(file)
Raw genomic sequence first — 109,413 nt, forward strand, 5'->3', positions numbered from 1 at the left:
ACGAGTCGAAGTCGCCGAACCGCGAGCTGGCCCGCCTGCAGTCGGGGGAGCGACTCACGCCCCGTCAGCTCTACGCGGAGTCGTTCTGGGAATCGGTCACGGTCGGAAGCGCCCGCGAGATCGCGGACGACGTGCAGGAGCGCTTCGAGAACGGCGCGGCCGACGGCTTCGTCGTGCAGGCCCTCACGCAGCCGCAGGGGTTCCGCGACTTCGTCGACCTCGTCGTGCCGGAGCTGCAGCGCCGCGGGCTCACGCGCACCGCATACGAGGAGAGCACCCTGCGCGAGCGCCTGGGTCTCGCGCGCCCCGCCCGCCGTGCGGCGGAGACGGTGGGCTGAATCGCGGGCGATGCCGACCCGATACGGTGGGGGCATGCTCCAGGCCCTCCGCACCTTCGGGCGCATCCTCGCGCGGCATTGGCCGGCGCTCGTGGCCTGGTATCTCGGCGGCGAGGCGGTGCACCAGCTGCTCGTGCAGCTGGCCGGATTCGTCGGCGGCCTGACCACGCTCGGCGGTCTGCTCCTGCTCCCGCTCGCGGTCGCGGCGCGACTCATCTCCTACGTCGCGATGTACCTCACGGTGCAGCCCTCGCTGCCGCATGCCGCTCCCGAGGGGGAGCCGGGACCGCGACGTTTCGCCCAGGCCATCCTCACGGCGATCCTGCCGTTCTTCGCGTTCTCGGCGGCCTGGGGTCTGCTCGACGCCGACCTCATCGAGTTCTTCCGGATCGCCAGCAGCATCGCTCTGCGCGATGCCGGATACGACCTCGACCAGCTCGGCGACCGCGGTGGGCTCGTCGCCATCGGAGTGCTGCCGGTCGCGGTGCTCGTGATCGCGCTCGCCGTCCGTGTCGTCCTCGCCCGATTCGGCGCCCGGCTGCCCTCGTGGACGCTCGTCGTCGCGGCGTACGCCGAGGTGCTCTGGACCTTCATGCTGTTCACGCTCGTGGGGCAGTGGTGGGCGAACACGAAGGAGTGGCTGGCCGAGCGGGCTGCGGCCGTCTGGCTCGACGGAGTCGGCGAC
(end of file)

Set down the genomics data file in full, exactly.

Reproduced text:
Raw genomic sequence first — 109,413 nt, forward strand, 5'->3', positions numbered from 1 at the left:
ACGAGTCGAAGTCGCCGAACCGCGAGCTGGCCCGCCTGCAGTCGGGGGAGCGACTCACGCCCCGTCAGCTCTACGCGGAGTCGTTCTGGGAATCGGTCACGGTCGGAAGCGCCCGCGAGATCGCGGACGACGTGCAGGAGCGCTTCGAGAACGGCGCGGCCGACGGCTTCGTCGTGCAGGCCCTCACGCAGCCGCAGGGGTTCCGCGACTTCGTCGACCTCGTCGTGCCGGAGCTGCAGCGCCGCGGGCTCACGCGCACCGCATACGAGGAGAGCACCCTGCGCGAGCGCCTGGGTCTCGCGCGCCCCGCCCGCCGTGCGGCGGAGACGGTGGGCTGAATCGCGGGCGATGCCGACCCGATACGGTGGGGGCATGCTCCAGGCCCTCCGCACCTTCGGGCGCATCCTCGCGCGGCATTGGCCGGCGCTCGTGGCCTGGTATCTCGGCGGCGAGGCGGTGCACCAGCTGCTCGTGCAGCTGGCCGGATTCGTCGGCGGCCTGACCACGCTCGGCGGTCTGCTCCTGCTCCCGCTCGCGGTCGCGGCGCGACTCATCTCCTACGTCGCGATGTACCTCACGGTGCAGCCCTCGCTGCCGCATGCCGCTCCCGAGGGGGAGCCGGGACCGCGACGTTTCGCCCAGGCCATCCTCACGGCGATCCTGCCGTTCTTCGCGTTCTCGGCGGCCTGGGGTCTGCTCGACGCCGACCTCATCGAGTTCTTCCGGATCGCCAGCAGCATCGCTCTGCGCGATGCCGGATACGACCTCGACCAGCTCGGCGACCGCGGTGGGCTCGTCGCCATCGGAGTGCTGCCGGTCGCGGTGCTCGTGATCGCGCTCGCCGTCCGTGTCGTCCTCGCCCGATTCGGCGCCCGGCTGCCCTCGTGGACGCTCGTCGTCGCGGCGTACGCCGAGGTGCTCTGGACCTTCATGCTGTTCACGCTCGTGGGGCAGTGGTGGGCGAACACGAAGGAGTGGCTGGCCGAGCGGGCTGCGGCCGTCTGGCTCGACGGAGTCGGCGAC